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Lines! Shapes! Words! Print!

For Grades K–12

© 2011 Artists Rights Society (ARS), New York / ADAGP, Paris

Table of Contents

Featured Work
Background Information for Educators
Variation for Younger Students
Optional Additional Activity
New York State Learning Standards and Core Curriculum

Featured Work

Georges Braque
(French, 1882–1963)
Job, 1911
Etching, edition of 100
5 1/2 x 7 3/4 inches (14 x 19.7 cm)
Collection Albright-Knox Art Gallery
Gift of A. Conger Goodyear, by exchange, 1949


  • Explore a work of art by Georges Braque
  • Create a print inspired by Georges Braque's Job, 1911
  • Use line, shape, and composition techniques to create a print
  • Learn how to correctly print text on an art print


  • Artists in Depth (AID) PowerPoint
  • 8 1/2 x 11 cardstock
  • Object(s) to use as subject matter
  • Brayers (or foam rollers/large brushes)
  • Paint/ink
  • Packaging string/yarn
  • Cardboard
  • Glue
  • Mirror 

Background Information for Educators

Etching is a printmaking technique in which an acid-resistant coating is applied to a metal plate, an image is cut in the coating with a tool, and the plate is submerged into an acid bath. Wherever the coating is scratched away, the acid eats away the metal. Once the process is complete the acid-resistant coating is removed. The incised line is then inked and printed onto a sheet of damp paper using pressure. Etchings belong to a category of prints called intaglio, in which the printed area results from the incised line in the plate and not from the un-incised parts. A print that comes from the un-incised surface of the plate is called a relief print.


  • Display Slide #8 of the AID PowerPoint and introduce Georges Braque to your students.
  • Display Slide #9 and look at Georges Braque’s Job with your students. Explain that it is a type of print. Lead them through the following questions to arrive at the subject matter.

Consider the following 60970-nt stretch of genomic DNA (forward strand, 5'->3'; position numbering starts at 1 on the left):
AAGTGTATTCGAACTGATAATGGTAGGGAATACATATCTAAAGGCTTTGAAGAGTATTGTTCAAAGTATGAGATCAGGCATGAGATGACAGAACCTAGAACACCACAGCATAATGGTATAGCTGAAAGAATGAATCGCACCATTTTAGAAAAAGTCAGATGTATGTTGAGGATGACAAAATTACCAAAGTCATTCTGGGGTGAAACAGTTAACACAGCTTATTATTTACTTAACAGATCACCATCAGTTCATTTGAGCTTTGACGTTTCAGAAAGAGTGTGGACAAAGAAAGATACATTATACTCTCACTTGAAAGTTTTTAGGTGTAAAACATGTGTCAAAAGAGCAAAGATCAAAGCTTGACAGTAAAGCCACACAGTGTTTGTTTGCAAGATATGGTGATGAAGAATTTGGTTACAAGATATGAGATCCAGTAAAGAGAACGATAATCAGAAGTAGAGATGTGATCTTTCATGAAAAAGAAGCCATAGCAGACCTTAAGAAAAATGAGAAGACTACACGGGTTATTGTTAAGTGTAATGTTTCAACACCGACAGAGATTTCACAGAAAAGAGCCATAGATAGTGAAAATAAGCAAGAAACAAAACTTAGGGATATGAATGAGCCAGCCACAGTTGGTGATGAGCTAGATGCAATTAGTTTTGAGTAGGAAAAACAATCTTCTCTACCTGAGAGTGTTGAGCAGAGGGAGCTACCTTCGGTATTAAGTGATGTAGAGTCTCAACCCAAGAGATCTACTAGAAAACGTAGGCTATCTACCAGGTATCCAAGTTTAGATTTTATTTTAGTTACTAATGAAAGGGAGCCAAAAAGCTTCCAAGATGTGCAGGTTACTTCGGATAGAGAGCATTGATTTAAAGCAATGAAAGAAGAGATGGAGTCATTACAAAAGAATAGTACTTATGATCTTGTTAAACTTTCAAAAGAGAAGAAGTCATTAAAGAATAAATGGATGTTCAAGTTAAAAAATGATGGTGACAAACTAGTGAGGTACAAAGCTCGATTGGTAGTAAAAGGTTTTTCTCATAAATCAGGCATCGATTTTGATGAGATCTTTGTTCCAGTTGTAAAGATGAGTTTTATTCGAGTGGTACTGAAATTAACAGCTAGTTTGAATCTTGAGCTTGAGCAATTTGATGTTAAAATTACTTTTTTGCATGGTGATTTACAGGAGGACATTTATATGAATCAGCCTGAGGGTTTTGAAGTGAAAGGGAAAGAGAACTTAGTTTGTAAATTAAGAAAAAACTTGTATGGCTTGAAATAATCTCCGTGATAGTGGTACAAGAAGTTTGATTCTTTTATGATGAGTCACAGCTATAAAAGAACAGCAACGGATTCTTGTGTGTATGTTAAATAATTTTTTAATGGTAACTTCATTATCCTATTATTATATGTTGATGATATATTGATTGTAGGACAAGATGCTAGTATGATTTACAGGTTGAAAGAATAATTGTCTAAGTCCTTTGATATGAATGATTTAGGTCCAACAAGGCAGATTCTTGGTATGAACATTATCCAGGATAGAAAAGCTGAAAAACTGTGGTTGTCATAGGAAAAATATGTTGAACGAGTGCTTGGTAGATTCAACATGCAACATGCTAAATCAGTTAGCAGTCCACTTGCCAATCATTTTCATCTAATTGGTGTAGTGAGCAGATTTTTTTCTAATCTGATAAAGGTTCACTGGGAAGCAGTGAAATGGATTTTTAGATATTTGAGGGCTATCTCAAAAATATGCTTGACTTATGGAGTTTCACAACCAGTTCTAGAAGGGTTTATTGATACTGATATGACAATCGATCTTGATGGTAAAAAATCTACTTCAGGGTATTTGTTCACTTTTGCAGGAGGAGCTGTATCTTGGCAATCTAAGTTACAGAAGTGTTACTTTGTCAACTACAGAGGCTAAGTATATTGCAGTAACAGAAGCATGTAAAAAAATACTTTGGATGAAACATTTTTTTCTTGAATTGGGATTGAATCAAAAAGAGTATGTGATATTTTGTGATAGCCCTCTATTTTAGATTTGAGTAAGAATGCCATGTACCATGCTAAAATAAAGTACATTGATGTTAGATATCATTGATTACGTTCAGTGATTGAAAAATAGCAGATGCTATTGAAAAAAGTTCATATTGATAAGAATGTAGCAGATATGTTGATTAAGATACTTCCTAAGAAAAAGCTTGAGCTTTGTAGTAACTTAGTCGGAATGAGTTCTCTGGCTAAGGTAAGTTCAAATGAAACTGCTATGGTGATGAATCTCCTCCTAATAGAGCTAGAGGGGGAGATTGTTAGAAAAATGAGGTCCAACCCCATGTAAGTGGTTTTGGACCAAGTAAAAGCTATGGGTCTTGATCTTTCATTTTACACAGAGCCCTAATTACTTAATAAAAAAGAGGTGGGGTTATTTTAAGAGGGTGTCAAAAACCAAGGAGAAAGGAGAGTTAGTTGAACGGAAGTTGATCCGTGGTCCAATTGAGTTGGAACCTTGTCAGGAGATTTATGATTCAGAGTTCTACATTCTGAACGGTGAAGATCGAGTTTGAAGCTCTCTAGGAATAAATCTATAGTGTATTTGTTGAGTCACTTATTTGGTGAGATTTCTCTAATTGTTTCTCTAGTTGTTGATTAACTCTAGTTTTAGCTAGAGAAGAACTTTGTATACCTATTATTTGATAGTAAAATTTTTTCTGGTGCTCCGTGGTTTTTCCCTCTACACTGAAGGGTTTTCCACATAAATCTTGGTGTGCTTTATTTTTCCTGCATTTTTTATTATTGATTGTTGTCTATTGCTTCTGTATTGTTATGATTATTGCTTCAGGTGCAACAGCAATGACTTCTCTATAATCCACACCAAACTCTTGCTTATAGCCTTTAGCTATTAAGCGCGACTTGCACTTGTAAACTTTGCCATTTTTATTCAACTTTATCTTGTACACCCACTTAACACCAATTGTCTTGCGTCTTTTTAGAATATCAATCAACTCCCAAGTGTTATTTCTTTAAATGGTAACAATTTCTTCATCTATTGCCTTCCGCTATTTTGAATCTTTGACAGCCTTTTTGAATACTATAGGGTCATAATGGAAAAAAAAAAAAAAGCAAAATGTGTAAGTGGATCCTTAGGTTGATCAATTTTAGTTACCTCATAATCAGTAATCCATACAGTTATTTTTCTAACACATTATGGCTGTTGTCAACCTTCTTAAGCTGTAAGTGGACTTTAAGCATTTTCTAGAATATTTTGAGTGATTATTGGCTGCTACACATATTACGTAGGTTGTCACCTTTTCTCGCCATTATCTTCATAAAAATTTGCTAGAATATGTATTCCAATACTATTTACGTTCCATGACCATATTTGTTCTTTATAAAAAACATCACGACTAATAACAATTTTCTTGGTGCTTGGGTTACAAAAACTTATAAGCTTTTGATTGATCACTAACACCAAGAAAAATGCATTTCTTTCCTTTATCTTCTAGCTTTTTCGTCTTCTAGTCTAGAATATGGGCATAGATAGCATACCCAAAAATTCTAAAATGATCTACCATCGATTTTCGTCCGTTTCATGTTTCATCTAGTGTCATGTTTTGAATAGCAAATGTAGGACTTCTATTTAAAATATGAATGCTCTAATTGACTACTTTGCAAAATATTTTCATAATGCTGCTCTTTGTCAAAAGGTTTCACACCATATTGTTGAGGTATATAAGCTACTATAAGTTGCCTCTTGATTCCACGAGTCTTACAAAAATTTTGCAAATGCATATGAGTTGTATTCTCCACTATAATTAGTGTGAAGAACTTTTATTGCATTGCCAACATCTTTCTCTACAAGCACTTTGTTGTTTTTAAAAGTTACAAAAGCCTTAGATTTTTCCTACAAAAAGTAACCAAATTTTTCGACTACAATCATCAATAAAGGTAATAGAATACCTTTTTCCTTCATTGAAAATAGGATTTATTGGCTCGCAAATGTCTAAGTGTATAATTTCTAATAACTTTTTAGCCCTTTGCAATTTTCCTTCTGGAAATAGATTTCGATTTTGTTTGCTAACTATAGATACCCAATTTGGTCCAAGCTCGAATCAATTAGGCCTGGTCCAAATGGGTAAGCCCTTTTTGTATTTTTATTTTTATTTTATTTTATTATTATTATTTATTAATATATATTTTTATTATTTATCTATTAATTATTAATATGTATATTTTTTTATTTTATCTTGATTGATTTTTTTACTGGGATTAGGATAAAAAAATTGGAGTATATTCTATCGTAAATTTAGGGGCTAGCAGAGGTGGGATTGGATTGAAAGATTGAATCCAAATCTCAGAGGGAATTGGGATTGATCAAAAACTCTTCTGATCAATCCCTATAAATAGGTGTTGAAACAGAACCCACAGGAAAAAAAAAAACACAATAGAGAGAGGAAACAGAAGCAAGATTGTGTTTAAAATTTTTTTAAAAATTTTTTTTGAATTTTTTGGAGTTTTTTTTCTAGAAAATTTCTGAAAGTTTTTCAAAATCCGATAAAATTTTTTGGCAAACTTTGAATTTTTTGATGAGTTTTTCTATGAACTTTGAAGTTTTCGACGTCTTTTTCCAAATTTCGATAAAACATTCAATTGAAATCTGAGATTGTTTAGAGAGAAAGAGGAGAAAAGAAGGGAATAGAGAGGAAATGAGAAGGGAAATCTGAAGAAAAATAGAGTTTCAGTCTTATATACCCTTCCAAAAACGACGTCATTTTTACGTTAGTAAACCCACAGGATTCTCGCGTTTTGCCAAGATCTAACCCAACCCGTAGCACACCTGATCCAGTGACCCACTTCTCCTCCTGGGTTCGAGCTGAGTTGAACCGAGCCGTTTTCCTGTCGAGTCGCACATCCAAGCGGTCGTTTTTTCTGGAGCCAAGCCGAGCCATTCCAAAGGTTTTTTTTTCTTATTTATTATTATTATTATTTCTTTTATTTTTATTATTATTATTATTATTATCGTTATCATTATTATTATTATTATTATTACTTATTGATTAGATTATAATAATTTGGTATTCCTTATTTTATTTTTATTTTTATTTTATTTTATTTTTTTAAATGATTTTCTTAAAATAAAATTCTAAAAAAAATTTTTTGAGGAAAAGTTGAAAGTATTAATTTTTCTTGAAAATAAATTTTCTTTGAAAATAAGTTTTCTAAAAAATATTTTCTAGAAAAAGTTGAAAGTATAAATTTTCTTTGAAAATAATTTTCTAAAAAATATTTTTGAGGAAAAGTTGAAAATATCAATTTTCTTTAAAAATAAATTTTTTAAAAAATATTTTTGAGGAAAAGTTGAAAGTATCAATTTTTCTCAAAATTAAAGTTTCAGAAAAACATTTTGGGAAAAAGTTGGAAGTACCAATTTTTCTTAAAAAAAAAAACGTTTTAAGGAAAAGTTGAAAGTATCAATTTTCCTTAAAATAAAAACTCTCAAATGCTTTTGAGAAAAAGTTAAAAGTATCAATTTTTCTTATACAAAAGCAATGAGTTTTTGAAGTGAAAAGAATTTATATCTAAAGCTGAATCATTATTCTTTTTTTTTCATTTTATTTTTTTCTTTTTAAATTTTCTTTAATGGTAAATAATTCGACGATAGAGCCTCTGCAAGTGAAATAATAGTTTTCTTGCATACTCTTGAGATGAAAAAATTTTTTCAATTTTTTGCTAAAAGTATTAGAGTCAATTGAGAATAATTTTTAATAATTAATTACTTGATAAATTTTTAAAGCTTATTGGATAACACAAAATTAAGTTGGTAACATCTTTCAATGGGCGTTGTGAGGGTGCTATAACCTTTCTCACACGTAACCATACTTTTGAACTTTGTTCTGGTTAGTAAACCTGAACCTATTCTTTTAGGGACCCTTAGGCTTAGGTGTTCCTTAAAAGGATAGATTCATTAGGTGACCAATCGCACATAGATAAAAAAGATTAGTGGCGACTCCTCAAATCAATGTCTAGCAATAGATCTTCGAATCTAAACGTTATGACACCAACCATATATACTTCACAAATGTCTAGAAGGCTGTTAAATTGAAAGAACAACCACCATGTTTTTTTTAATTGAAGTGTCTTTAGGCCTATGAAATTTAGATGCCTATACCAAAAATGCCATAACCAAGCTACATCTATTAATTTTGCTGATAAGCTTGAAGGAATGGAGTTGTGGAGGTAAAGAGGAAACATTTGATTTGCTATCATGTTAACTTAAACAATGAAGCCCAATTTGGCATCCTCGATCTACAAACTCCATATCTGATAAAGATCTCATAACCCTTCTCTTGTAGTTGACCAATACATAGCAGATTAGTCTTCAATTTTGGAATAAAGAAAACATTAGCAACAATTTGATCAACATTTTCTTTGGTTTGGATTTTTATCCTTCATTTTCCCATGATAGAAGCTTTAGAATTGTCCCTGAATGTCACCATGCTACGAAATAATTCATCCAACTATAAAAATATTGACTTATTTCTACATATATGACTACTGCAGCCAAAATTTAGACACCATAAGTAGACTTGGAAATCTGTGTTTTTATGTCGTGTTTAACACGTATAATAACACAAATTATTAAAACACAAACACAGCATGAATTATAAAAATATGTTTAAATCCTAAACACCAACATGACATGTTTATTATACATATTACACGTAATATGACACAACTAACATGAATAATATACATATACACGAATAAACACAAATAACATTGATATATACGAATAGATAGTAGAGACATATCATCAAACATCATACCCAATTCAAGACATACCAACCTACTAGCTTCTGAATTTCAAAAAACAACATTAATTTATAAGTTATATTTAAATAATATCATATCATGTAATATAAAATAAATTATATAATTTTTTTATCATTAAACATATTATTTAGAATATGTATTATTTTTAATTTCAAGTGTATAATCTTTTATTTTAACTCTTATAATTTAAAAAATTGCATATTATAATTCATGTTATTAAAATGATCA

• What kinds of lines do you see? Geometric shapes? Letters? Can you find the word, "JOB"?
  • What objects do you see? Refer to slide #10 if necessary to isolate each object to help them understand what they are seeing—man's head, man's hand, pencil, paper, table, etc.
  • What do you think the other shapes might be?
  • Which shape do you think is closest to you? Farthest away? How does the artist help you decide which shapes are on top of others? Behind others (overlapping, shading, placement)?
  • What do you think the man in the print is doing? Why do you think Georges Braque named this piece "Job"? There might be more than one answer!


  1. Set up selected object(s) for the students to draw. Explain that they are to cover the whole paper using only simple, fat, and/or thin lines. Let them choose one word to include in their drawing.
  2. For older students, demonstrate how to write a word backwards (use mirrors if available), and ask them to include their word backwards somewhere in their drawing. They can practice on a sheet of paper, if necessary.
  3. Have students glue string onto the lines they have drawn, including the word. Use one piece of string for the thin lines and two to three pieces of string for the thick lines.
  4. Once the glue has dried, demonstrate how to roll on the ink/paint with the brayer (or material available), OR, if you have the materials available, ask the students to (quickly) paint each line with a different ink or paint color.
  5. Once the cardstock is covered, press the paper over the ink to create a print. If you have time, create multiple prints by using various colors. Let the cardstock dry between inkings or the colors will get muddy. These are relief prints.

Variation for Younger Students

Choose three kinds of lines to draw on paper—for example, fat lines, thin lines, and short lines. Then, follow the instructions in the above activity, starting from #3.

Optional Additional Activity

After the prints are dry, go back and draw on them to add details, using one or more of the following materials: permanent markers, colored pencils, paint, etc.

New York State Learning Standards and Core Curriculum

  • New York State Learning Standards for the Arts (Visual Arts, including the museum visit) 1, 2, 3, 4
  • College and Career Readiness Anchor Standards for Language 1, 2, 5
  • College and Career Readiness Core Anchor Standards for Reading 1, 2, 3, 5, 7, 11 (New York only)
  • College and Career Readiness Anchor Standards for Speaking and Listening 1, 2, 4
  • College and Career Readiness Anchor Standards for Writing 4, 11 (New York only)